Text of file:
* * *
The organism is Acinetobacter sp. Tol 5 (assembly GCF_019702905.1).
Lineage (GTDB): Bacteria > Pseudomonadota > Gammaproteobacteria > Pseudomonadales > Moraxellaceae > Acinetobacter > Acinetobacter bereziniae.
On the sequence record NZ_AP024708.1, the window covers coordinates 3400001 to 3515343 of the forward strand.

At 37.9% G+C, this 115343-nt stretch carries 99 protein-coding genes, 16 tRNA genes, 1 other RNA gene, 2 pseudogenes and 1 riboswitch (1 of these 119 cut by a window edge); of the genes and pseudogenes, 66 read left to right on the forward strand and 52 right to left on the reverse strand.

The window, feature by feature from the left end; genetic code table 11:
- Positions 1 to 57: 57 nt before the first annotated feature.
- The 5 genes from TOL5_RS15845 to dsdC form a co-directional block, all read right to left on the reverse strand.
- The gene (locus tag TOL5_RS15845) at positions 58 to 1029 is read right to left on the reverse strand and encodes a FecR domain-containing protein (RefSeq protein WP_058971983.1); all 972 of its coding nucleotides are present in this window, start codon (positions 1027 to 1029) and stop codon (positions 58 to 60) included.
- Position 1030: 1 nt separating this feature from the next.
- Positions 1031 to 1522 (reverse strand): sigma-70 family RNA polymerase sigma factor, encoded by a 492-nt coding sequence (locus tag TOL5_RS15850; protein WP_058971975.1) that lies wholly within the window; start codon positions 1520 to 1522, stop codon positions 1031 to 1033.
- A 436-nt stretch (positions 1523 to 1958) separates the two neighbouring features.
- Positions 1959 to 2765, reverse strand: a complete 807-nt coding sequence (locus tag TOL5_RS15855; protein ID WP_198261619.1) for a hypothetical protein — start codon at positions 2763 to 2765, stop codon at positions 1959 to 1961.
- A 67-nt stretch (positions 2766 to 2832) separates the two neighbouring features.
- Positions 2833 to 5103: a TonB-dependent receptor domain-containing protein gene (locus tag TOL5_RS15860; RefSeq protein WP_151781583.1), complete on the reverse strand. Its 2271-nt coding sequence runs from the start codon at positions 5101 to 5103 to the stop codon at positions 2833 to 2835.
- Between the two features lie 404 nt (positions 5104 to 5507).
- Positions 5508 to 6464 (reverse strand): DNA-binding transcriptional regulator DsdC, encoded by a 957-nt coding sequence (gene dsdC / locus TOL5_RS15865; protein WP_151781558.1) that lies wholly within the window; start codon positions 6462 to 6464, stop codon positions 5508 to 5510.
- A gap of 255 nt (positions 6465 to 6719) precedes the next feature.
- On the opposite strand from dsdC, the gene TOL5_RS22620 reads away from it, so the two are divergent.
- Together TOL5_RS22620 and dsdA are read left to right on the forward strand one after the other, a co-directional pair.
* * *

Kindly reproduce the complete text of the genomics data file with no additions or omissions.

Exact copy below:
The organism is Acinetobacter sp. Tol 5 (assembly GCF_019702905.1).
Lineage (GTDB): Bacteria > Pseudomonadota > Gammaproteobacteria > Pseudomonadales > Moraxellaceae > Acinetobacter > Acinetobacter bereziniae.
On the sequence record NZ_AP024708.1, the window covers coordinates 3400001 to 3515343 of the forward strand.

At 37.9% G+C, this 115343-nt stretch carries 99 protein-coding genes, 16 tRNA genes, 1 other RNA gene, 2 pseudogenes and 1 riboswitch (1 of these 119 cut by a window edge); of the genes and pseudogenes, 66 read left to right on the forward strand and 52 right to left on the reverse strand.

The window, feature by feature from the left end; genetic code table 11:
- Positions 1 to 57: 57 nt before the first annotated feature.
- The 5 genes from TOL5_RS15845 to dsdC form a co-directional block, all read right to left on the reverse strand.
- The gene (locus tag TOL5_RS15845) at positions 58 to 1029 is read right to left on the reverse strand and encodes a FecR domain-containing protein (RefSeq protein WP_058971983.1); all 972 of its coding nucleotides are present in this window, start codon (positions 1027 to 1029) and stop codon (positions 58 to 60) included.
- Position 1030: 1 nt separating this feature from the next.
- Positions 1031 to 1522 (reverse strand): sigma-70 family RNA polymerase sigma factor, encoded by a 492-nt coding sequence (locus tag TOL5_RS15850; protein WP_058971975.1) that lies wholly within the window; start codon positions 1520 to 1522, stop codon positions 1031 to 1033.
- A 436-nt stretch (positions 1523 to 1958) separates the two neighbouring features.
- Positions 1959 to 2765, reverse strand: a complete 807-nt coding sequence (locus tag TOL5_RS15855; protein ID WP_198261619.1) for a hypothetical protein — start codon at positions 2763 to 2765, stop codon at positions 1959 to 1961.
- A 67-nt stretch (positions 2766 to 2832) separates the two neighbouring features.
- Positions 2833 to 5103: a TonB-dependent receptor domain-containing protein gene (locus tag TOL5_RS15860; RefSeq protein WP_151781583.1), complete on the reverse strand. Its 2271-nt coding sequence runs from the start codon at positions 5101 to 5103 to the stop codon at positions 2833 to 2835.
- Between the two features lie 404 nt (positions 5104 to 5507).
- Positions 5508 to 6464 (reverse strand): DNA-binding transcriptional regulator DsdC, encoded by a 957-nt coding sequence (gene dsdC / locus TOL5_RS15865; protein WP_151781558.1) that lies wholly within the window; start codon positions 6462 to 6464, stop codon positions 5508 to 5510.
- A gap of 255 nt (positions 6465 to 6719) precedes the next feature.
- On the opposite strand from dsdC, the gene TOL5_RS22620 reads away from it, so the two are divergent.
- Together TOL5_RS22620 and dsdA are read left to right on the forward strand one after the other, a co-directional pair.